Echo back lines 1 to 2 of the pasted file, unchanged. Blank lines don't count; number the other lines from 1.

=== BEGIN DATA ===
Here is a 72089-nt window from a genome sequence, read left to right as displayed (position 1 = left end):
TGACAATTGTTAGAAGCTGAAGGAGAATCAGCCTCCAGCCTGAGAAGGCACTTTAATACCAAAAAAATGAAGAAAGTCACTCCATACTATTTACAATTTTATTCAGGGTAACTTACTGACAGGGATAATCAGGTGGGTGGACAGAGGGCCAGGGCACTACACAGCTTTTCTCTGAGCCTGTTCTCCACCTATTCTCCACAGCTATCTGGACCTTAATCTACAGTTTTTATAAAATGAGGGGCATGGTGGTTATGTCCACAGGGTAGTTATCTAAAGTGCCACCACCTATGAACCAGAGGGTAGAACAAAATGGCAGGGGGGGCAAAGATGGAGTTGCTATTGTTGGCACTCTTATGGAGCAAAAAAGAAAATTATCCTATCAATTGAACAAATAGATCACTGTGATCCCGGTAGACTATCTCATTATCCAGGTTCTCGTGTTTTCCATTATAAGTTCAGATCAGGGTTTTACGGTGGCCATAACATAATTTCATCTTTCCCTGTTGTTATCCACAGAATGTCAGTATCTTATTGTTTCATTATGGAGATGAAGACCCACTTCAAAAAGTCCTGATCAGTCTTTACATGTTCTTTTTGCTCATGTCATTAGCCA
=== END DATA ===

Here is a 72089-nt window from a genome sequence, read left to right as displayed (position 1 = left end):
TGACAATTGTTAGAAGCTGAAGGAGAATCAGCCTCCAGCCTGAGAAGGCACTTTAATACCAAAAAAATGAAGAAAGTCACTCCATACTATTTACAATTTTATTCAGGGTAACTTACTGACAGGGATAATCAGGTGGGTGGACAGAGGGCCAGGGCACTACACAGCTTTTCTCTGAGCCTGTTCTCCACCTATTCTCCACAGCTATCTGGACCTTAATCTACAGTTTTTATAAAATGAGGGGCATGGTGGTTATGTCCACAGGGTAGTTATCTAAAGTGCCACCACCTATGAACCAGAGGGTAGAACAAAATGGCAGGGGGGGCAAAGATGGAGTTGCTATTGTTGGCACTCTTATGGAGCAAAAAAGAAAATTATCCTATCAATTGAACAAATAGATCACTGTGATCCCGGTAGACTATCTCATTATCCAGGTTCTCGTGTTTTCCATTATAAGTTCAGATCAGGGTTTTACGGTGGCCATAACATAATTTCATCTTTCCCTGTTGTTATCCACAGAATGTCAGTATCTTATTGTTTCATTATGGAGATGAAGACCCACTTCAAAAAGTCCTGATCAGTCTTTACATGTTCTTTTTGCTCATGTCATTAGCCA